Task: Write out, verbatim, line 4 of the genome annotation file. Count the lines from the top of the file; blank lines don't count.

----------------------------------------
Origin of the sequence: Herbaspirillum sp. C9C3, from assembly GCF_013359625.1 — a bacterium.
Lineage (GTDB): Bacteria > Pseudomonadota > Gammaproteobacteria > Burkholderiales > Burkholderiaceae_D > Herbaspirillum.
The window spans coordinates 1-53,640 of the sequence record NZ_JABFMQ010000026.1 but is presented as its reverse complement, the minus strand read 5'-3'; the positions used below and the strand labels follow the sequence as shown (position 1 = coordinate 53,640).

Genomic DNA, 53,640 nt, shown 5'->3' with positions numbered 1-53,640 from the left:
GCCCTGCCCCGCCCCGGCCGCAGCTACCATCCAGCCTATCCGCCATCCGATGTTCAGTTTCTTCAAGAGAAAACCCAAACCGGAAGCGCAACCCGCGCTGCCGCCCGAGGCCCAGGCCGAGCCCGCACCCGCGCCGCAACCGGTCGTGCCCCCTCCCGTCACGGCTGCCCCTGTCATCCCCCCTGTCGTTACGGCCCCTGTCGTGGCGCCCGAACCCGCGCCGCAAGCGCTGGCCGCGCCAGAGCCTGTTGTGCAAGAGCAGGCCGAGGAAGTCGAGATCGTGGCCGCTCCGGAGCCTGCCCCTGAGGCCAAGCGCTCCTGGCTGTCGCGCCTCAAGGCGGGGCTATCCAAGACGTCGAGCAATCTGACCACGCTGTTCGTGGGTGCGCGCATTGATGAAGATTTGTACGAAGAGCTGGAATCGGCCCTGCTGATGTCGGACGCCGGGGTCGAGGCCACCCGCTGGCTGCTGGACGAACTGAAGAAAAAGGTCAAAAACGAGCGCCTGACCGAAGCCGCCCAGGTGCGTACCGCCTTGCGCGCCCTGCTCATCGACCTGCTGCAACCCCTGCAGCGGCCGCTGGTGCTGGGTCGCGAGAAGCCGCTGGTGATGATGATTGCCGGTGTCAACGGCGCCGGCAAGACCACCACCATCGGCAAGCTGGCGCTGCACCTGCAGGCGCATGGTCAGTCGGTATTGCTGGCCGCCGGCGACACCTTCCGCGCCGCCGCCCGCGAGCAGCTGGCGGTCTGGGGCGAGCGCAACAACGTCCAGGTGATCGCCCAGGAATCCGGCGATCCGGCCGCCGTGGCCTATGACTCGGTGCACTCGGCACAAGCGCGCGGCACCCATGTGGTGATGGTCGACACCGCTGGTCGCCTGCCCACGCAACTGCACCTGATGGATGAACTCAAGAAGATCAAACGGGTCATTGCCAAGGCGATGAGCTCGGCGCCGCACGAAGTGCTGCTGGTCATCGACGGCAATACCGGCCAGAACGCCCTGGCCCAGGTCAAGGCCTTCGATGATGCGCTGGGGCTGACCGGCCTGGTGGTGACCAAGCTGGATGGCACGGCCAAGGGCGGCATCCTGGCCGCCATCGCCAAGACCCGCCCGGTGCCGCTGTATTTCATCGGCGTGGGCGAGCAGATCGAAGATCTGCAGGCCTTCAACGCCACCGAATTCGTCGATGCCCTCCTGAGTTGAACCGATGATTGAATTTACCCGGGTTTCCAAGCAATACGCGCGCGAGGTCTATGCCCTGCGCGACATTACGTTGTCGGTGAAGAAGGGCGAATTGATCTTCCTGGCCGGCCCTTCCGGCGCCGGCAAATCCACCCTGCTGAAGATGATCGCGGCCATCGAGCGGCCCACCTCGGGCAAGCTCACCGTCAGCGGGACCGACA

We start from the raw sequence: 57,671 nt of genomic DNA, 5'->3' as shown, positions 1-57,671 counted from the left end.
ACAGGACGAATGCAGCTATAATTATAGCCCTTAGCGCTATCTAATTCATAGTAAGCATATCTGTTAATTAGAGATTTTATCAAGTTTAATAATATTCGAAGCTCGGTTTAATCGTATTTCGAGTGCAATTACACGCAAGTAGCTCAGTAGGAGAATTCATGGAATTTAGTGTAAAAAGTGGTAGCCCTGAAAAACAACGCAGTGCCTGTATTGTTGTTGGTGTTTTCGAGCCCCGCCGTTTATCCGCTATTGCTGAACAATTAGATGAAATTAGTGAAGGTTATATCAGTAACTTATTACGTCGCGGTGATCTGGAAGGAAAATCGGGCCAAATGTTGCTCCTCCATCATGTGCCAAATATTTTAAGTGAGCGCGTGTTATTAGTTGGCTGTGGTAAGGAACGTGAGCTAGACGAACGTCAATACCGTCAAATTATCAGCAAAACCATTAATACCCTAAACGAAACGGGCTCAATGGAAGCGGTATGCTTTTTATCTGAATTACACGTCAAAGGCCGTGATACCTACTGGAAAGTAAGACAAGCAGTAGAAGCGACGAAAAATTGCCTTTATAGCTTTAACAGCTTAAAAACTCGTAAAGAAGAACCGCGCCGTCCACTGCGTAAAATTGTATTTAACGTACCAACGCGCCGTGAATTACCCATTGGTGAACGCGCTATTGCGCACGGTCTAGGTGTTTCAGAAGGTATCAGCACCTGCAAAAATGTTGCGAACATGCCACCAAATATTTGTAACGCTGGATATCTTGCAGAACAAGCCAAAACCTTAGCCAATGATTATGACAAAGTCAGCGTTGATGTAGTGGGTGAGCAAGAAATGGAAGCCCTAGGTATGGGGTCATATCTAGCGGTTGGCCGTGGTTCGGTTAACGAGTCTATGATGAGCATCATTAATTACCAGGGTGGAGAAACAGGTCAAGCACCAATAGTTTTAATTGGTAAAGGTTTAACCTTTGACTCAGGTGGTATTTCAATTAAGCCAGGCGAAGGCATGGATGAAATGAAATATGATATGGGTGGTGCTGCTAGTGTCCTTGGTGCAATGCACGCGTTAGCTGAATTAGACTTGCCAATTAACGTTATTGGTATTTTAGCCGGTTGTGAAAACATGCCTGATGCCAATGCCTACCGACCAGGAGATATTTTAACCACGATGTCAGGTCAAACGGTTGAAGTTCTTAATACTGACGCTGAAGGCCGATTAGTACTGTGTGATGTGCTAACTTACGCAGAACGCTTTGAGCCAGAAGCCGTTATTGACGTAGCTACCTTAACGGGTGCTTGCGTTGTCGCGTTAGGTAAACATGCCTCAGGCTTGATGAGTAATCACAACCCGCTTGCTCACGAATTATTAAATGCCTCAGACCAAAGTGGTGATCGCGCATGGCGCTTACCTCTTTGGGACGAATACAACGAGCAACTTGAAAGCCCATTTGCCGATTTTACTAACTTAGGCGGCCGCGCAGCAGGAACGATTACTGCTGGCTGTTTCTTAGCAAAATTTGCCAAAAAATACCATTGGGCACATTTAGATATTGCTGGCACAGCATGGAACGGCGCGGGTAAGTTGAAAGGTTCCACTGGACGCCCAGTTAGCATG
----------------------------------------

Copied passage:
Genomic DNA, 53,640 nt, shown 5'->3' with positions numbered 1-53,640 from the left: